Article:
hours and carried a grade point average of 3.8. he now wants to be called dr. o'neal because he's earned it. randall pinkston, "cbs this morning: saturday." >> i like that story. >> very good stuff. now over to dr. quinn, weatherman. >> you know what, with all that education, guys, i'm willing to bet you now that dr. shaq could tell us about the origins of cinco de mayo. i'll go over it for you because it's not mexican independence day. it recognizes an event on may 5, 1862 when 4,000 mexicans defeated 8,000 invading french. thus, the source of national pride in mexico. we celebrate it across the country. look at this. a couple areas of disturbed weather, snow falling because of a low pressure system around montana. could see half a foot of snow in the higher elevations. then you look at this storm system right now in the tennessee valley. it is raining in louisville, kentucky. come race time for the kentucky derby, still a chance for an afternoon storm.
some may be done. could see clearing out there. that track will be muddy. they're expecting 1 to 2 inches of rain out there. will be about 82 degrees at race time, which is 6:24 this evening. that's a quick look at one poers of the country. a closer look at the weather for your weekend. everybody, all this talk about cinco de mayo has my shout out going to san jose and their annual cinco de mayo festival. marvelous bands, mexican cuisine. thank you for watching "cbs this morning: saturday" only on cbs 5. in san jose, 78 degrees, a lot of sunshine for that festival. over to you. >> america's national motto, as
many of you know is in god we trust but lately that trust seems to be at a deficit. more and more americans don't trust anyone or anything. >> national journal editor-in-chief ron fornier writes about it as well as father beck and michael democratdemocrat demic from pew research center. from gallup poll, trust in institutions. trust is down in banks 24%. the presidency, 23%. supreme court, 13%. tv news, 8%. churches up 3%. ron, you went to muncie, indiana, what did you find? >> i found out, just like the rest of the country, people amongst me feel like everything around them, everyone around them is letting them down, their banks, small businesses, big businesses, their government, their churches, their schools.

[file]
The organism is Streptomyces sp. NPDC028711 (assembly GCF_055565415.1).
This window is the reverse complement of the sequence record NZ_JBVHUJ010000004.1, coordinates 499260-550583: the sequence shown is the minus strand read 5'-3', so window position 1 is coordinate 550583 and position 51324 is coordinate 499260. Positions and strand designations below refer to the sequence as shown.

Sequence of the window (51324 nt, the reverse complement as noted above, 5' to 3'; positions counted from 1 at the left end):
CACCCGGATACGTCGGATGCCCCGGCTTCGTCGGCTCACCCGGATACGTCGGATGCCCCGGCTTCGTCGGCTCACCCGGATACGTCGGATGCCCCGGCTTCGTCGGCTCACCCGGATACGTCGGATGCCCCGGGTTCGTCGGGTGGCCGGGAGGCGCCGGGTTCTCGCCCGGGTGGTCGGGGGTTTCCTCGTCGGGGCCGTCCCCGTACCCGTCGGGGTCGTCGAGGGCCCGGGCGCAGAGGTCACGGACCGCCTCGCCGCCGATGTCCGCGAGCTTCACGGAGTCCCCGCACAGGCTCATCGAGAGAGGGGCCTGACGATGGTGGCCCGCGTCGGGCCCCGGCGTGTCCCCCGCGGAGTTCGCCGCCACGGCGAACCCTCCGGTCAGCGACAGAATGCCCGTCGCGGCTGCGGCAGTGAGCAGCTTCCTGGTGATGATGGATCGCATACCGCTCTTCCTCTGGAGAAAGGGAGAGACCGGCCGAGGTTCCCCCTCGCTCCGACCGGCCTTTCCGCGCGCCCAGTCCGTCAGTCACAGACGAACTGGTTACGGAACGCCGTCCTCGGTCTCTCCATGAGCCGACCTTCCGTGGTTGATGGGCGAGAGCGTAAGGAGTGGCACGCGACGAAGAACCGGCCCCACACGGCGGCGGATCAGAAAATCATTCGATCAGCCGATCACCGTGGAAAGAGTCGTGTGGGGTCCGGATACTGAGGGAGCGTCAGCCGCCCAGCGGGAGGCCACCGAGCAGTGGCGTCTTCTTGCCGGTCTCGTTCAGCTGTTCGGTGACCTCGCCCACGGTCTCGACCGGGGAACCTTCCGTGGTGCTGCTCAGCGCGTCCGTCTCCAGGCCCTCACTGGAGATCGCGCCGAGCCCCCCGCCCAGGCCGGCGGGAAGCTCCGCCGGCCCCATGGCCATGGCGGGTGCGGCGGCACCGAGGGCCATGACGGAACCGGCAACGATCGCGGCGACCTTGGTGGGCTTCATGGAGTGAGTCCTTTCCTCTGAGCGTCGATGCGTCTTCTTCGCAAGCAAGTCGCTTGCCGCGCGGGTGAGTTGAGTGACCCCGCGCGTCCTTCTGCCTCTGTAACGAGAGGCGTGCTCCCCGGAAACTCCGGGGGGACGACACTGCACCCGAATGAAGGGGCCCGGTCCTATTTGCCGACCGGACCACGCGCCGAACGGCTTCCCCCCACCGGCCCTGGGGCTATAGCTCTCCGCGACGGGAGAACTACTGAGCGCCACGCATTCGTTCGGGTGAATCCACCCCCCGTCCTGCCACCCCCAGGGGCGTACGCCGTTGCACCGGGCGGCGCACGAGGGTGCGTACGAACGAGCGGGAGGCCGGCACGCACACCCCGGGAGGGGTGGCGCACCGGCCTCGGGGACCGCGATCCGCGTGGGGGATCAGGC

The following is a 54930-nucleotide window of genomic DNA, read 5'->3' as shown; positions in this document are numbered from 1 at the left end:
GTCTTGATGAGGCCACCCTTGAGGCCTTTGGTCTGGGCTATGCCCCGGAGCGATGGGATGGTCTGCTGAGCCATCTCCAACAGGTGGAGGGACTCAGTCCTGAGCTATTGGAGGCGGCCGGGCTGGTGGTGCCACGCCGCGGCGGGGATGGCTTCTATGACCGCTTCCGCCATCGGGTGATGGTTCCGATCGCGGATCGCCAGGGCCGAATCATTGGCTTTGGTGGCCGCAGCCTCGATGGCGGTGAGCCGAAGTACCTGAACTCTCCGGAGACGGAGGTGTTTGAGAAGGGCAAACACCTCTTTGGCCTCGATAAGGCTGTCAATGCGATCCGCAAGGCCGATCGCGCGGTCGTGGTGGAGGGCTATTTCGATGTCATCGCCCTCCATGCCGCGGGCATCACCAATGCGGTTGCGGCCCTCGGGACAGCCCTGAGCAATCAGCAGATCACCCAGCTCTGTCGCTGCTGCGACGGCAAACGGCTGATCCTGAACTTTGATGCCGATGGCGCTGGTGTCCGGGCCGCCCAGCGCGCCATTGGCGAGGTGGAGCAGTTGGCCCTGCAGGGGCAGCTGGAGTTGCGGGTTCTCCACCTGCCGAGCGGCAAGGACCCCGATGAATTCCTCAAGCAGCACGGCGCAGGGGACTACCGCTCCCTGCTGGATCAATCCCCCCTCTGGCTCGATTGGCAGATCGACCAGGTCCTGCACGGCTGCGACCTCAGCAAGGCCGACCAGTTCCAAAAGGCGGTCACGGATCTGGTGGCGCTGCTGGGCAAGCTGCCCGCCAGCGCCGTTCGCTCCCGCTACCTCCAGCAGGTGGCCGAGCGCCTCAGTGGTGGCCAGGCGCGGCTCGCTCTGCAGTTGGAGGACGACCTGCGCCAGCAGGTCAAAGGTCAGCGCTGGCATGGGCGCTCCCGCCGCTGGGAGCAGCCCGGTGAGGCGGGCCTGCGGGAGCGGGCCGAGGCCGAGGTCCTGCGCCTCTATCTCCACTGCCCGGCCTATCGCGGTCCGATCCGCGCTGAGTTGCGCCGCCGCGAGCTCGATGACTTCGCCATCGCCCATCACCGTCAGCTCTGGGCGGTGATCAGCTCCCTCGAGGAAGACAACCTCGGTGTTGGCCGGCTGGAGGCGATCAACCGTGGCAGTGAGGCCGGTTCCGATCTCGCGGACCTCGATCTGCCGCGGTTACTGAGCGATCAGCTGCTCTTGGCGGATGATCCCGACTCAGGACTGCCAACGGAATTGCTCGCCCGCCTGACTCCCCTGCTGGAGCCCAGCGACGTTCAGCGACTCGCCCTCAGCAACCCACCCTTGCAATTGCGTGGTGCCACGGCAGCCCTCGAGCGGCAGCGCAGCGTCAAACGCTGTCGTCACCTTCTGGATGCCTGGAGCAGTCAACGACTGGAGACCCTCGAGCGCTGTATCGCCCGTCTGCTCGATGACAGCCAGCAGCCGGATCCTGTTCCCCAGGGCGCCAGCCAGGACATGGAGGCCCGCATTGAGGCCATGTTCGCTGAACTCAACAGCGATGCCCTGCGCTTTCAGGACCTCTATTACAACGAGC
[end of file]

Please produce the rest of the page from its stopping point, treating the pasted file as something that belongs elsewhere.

their neighbors. it's created this trust gap that is pernicious and could be a big problem for our country if we don't get our hands around it. >> why is it happening now? >> it's a cyclical thing. a big problem is the economy. not just that we're losing jobs. we're in this big period of social and economic transformation like we were 100 years ago, back in muncie, when we went from agriculture to industrial era. that kind of tumult is creating institutions that are no longer adapting and relative to people as they need to be and not adapting fast enough, starting with government. >> you paint this picture in muncie, i see it across the country as well, that people who play by the rules are the ones who lose the game. father beck, is that something you hear frequently? >> what i hear more is that that the mistrust is not in the institutions but the leadership of the institutions. people really see that structure is necessary. i mean, the government, political, the financial institutions. you need them to survive and for